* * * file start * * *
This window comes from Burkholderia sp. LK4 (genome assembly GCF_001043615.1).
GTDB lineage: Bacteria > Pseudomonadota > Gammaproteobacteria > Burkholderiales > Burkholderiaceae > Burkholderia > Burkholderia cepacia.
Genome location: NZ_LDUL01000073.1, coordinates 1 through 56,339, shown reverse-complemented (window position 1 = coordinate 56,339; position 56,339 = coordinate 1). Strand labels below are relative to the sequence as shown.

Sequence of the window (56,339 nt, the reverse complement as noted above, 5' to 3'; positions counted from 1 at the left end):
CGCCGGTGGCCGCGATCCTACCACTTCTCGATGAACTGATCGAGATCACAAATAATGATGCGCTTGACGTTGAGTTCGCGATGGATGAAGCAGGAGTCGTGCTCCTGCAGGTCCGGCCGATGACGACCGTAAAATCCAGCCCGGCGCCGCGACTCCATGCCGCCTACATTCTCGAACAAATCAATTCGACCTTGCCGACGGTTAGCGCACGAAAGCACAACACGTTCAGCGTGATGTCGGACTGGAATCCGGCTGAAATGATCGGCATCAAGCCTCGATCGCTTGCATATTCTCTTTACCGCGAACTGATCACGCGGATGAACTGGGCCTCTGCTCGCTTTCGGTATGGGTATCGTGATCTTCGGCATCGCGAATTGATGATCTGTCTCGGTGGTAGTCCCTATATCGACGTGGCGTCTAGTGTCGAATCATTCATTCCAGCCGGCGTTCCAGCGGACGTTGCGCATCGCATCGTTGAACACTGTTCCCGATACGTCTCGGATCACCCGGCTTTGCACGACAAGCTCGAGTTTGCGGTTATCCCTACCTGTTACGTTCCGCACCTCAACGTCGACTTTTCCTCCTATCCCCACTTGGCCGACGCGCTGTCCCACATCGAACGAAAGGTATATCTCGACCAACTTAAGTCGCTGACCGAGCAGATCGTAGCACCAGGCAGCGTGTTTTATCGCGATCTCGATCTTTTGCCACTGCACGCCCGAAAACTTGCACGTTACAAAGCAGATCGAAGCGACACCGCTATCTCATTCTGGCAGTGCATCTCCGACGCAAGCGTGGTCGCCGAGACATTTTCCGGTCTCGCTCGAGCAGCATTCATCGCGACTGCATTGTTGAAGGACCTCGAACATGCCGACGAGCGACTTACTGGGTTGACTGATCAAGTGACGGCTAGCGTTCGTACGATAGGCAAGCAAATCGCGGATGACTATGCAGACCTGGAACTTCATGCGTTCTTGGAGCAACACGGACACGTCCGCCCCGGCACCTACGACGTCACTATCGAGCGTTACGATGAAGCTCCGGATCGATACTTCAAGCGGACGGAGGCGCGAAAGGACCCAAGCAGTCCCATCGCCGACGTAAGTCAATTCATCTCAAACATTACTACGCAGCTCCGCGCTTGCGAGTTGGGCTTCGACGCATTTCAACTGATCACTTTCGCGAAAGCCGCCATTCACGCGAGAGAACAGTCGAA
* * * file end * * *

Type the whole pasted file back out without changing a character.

This window comes from Burkholderia sp. LK4 (genome assembly GCF_001043615.1).
GTDB lineage: Bacteria > Pseudomonadota > Gammaproteobacteria > Burkholderiales > Burkholderiaceae > Burkholderia > Burkholderia cepacia.
Genome location: NZ_LDUL01000073.1, coordinates 1 through 56,339, shown reverse-complemented (window position 1 = coordinate 56,339; position 56,339 = coordinate 1). Strand labels below are relative to the sequence as shown.

Sequence of the window (56,339 nt, the reverse complement as noted above, 5' to 3'; positions counted from 1 at the left end):
CGCCGGTGGCCGCGATCCTACCACTTCTCGATGAACTGATCGAGATCACAAATAATGATGCGCTTGACGTTGAGTTCGCGATGGATGAAGCAGGAGTCGTGCTCCTGCAGGTCCGGCCGATGACGACCGTAAAATCCAGCCCGGCGCCGCGACTCCATGCCGCCTACATTCTCGAACAAATCAATTCGACCTTGCCGACGGTTAGCGCACGAAAGCACAACACGTTCAGCGTGATGTCGGACTGGAATCCGGCTGAAATGATCGGCATCAAGCCTCGATCGCTTGCATATTCTCTTTACCGCGAACTGATCACGCGGATGAACTGGGCCTCTGCTCGCTTTCGGTATGGGTATCGTGATCTTCGGCATCGCGAATTGATGATCTGTCTCGGTGGTAGTCCCTATATCGACGTGGCGTCTAGTGTCGAATCATTCATTCCAGCCGGCGTTCCAGCGGACGTTGCGCATCGCATCGTTGAACACTGTTCCCGATACGTCTCGGATCACCCGGCTTTGCACGACAAGCTCGAGTTTGCGGTTATCCCTACCTGTTACGTTCCGCACCTCAACGTCGACTTTTCCTCCTATCCCCACTTGGCCGACGCGCTGTCCCACATCGAACGAAAGGTATATCTCGACCAACTTAAGTCGCTGACCGAGCAGATCGTAGCACCAGGCAGCGTGTTTTATCGCGATCTCGATCTTTTGCCACTGCACGCCCGAAAACTTGCACGTTACAAAGCAGATCGAAGCGACACCGCTATCTCATTCTGGCAGTGCATCTCCGACGCAAGCGTGGTCGCCGAGACATTTTCCGGTCTCGCTCGAGCAGCATTCATCGCGACTGCATTGTTGAAGGACCTCGAACATGCCGACGAGCGACTTACTGGGTTGACTGATCAAGTGACGGCTAGCGTTCGTACGATAGGCAAGCAAATCGCGGATGACTATGCAGACCTGGAACTTCATGCGTTCTTGGAGCAACACGGACACGTCCGCCCCGGCACCTACGACGTCACTATCGAGCGTTACGATGAAGCTCCGGATCGATACTTCAAGCGGACGGAGGCGCGAAAGGACCCAAGCAGTCCCATCGCCGACGTAAGTCAATTCATCTCAAACATTACTACGCAGCTCCGCGCTTGCGAGTTGGGCTTCGACGCATTTCAACTGATCACTTTCGCGAAAGCCGCCATTCACGCGAGAGAACAGTCGAA